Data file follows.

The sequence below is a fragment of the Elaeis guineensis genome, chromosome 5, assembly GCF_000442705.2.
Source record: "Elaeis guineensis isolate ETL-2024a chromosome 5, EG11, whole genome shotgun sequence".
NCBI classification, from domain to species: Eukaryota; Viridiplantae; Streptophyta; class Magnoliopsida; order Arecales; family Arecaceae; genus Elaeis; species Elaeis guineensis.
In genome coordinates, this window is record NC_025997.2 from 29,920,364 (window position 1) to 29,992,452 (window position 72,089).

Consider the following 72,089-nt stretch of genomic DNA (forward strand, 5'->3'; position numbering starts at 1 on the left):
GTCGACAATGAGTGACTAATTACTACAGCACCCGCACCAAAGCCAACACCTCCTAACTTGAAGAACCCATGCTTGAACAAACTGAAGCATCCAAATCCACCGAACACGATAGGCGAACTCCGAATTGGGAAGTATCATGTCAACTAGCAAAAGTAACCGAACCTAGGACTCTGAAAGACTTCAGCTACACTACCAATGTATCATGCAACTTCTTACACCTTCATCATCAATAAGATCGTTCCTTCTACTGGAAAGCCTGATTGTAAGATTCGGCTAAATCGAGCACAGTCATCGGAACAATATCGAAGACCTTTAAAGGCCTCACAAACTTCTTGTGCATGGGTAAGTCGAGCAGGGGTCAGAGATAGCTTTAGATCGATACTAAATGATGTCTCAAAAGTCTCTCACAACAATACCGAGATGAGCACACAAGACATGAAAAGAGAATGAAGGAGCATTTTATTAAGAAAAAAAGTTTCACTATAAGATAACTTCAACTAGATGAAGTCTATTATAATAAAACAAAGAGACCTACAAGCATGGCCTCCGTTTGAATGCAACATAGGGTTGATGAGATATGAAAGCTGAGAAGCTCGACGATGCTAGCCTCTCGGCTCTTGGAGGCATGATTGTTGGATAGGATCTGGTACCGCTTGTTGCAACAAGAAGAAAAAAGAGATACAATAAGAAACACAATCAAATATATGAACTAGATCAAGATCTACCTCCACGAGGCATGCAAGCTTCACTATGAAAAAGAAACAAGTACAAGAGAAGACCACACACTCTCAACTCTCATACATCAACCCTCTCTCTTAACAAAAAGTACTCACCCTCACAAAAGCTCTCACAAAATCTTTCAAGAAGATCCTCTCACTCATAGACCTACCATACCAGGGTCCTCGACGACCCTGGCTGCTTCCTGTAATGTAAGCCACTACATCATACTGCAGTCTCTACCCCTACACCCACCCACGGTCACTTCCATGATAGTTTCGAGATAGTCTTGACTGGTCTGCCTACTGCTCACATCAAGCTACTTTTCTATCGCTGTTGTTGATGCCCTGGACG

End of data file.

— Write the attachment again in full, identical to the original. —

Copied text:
The sequence below is a fragment of the Elaeis guineensis genome, chromosome 5, assembly GCF_000442705.2.
Source record: "Elaeis guineensis isolate ETL-2024a chromosome 5, EG11, whole genome shotgun sequence".
NCBI classification, from domain to species: Eukaryota; Viridiplantae; Streptophyta; class Magnoliopsida; order Arecales; family Arecaceae; genus Elaeis; species Elaeis guineensis.
In genome coordinates, this window is record NC_025997.2 from 29,920,364 (window position 1) to 29,992,452 (window position 72,089).

Consider the following 72,089-nt stretch of genomic DNA (forward strand, 5'->3'; position numbering starts at 1 on the left):
GTCGACAATGAGTGACTAATTACTACAGCACCCGCACCAAAGCCAACACCTCCTAACTTGAAGAACCCATGCTTGAACAAACTGAAGCATCCAAATCCACCGAACACGATAGGCGAACTCCGAATTGGGAAGTATCATGTCAACTAGCAAAAGTAACCGAACCTAGGACTCTGAAAGACTTCAGCTACACTACCAATGTATCATGCAACTTCTTACACCTTCATCATCAATAAGATCGTTCCTTCTACTGGAAAGCCTGATTGTAAGATTCGGCTAAATCGAGCACAGTCATCGGAACAATATCGAAGACCTTTAAAGGCCTCACAAACTTCTTGTGCATGGGTAAGTCGAGCAGGGGTCAGAGATAGCTTTAGATCGATACTAAATGATGTCTCAAAAGTCTCTCACAACAATACCGAGATGAGCACACAAGACATGAAAAGAGAATGAAGGAGCATTTTATTAAGAAAAAAAGTTTCACTATAAGATAACTTCAACTAGATGAAGTCTATTATAATAAAACAAAGAGACCTACAAGCATGGCCTCCGTTTGAATGCAACATAGGGTTGATGAGATATGAAAGCTGAGAAGCTCGACGATGCTAGCCTCTCGGCTCTTGGAGGCATGATTGTTGGATAGGATCTGGTACCGCTTGTTGCAACAAGAAGAAAAAAGAGATACAATAAGAAACACAATCAAATATATGAACTAGATCAAGATCTACCTCCACGAGGCATGCAAGCTTCACTATGAAAAAGAAACAAGTACAAGAGAAGACCACACACTCTCAACTCTCATACATCAACCCTCTCTCTTAACAAAAAGTACTCACCCTCACAAAAGCTCTCACAAAATCTTTCAAGAAGATCCTCTCACTCATAGACCTACCATACCAGGGTCCTCGACGACCCTGGCTGCTTCCTGTAATGTAAGCCACTACATCATACTGCAGTCTCTACCCCTACACCCACCCACGGTCACTTCCATGATAGTTTCGAGATAGTCTTGACTGGTCTGCCTACTGCTCACATCAAGCTACTTTTCTATCGCTGTTGTTGATGCCCTGGACG